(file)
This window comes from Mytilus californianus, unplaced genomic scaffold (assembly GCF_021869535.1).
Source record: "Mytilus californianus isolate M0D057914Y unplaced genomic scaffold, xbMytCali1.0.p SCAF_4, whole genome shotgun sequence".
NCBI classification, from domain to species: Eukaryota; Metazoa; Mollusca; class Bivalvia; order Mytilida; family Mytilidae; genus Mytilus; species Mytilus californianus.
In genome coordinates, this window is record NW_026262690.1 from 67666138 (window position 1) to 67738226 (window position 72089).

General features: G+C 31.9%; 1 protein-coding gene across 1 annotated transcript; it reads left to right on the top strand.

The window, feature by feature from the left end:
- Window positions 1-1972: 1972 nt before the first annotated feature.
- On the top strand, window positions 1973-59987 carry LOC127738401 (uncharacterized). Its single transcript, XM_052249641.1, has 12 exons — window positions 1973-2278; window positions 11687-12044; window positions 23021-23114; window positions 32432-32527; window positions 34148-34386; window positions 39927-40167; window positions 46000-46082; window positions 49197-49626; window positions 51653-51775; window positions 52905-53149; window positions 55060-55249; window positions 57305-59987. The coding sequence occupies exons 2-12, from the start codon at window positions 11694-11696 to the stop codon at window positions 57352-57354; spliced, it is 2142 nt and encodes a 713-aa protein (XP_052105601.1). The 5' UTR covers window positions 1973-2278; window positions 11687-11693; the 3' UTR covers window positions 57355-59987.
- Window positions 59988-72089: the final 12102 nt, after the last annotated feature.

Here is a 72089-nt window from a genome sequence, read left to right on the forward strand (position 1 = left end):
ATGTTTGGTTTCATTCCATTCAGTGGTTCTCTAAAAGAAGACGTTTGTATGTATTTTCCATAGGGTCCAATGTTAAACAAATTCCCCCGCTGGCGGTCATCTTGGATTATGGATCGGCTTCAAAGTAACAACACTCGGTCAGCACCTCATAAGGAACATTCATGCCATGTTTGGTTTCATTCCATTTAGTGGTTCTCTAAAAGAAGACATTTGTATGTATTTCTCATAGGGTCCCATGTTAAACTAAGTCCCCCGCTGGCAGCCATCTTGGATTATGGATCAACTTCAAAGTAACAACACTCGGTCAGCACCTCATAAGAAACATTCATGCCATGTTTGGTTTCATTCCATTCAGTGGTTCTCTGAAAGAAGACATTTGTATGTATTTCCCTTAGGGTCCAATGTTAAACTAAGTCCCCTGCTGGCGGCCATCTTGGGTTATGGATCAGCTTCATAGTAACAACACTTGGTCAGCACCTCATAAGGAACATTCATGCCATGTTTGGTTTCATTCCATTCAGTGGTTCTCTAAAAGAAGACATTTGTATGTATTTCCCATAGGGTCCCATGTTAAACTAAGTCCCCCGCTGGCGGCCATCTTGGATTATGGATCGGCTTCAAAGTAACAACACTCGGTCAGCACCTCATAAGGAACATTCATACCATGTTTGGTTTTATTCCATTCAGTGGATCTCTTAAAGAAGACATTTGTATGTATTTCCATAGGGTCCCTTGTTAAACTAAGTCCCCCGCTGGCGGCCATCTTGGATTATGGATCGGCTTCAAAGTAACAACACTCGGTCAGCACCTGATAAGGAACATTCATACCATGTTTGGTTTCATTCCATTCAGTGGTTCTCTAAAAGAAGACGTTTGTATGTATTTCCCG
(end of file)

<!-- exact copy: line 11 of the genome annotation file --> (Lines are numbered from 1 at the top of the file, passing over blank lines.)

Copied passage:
ATGTTTGGTTTCATTCCATTCAGTGGTTCTCTAAAAGAAGACGTTTGTATGTATTTTCCATAGGGTCCAATGTTAAACAAATTCCCCCGCTGGCGGTCATCTTGGATTATGGATCGGCTTCAAAGTAACAACACTCGGTCAGCACCTCATAAGGAACATTCATGCCATGTTTGGTTTCATTCCATTTAGTGGTTCTCTAAAAGAAGACATTTGTATGTATTTCTCATAGGGTCCCATGTTAAACTAAGTCCCCCGCTGGCAGCCATCTTGGATTATGGATCAACTTCAAAGTAACAACACTCGGTCAGCACCTCATAAGAAACATTCATGCCATGTTTGGTTTCATTCCATTCAGTGGTTCTCTGAAAGAAGACATTTGTATGTATTTCCCTTAGGGTCCAATGTTAAACTAAGTCCCCTGCTGGCGGCCATCTTGGGTTATGGATCAGCTTCATAGTAACAACACTTGGTCAGCACCTCATAAGGAACATTCATGCCATGTTTGGTTTCATTCCATTCAGTGGTTCTCTAAAAGAAGACATTTGTATGTATTTCCCATAGGGTCCCATGTTAAACTAAGTCCCCCGCTGGCGGCCATCTTGGATTATGGATCGGCTTCAAAGTAACAACACTCGGTCAGCACCTCATAAGGAACATTCATACCATGTTTGGTTTTATTCCATTCAGTGGATCTCTTAAAGAAGACATTTGTATGTATTTCCATAGGGTCCCTTGTTAAACTAAGTCCCCCGCTGGCGGCCATCTTGGATTATGGATCGGCTTCAAAGTAACAACACTCGGTCAGCACCTGATAAGGAACATTCATACCATGTTTGGTTTCATTCCATTCAGTGGTTCTCTAAAAGAAGACGTTTGTATGTATTTCCCG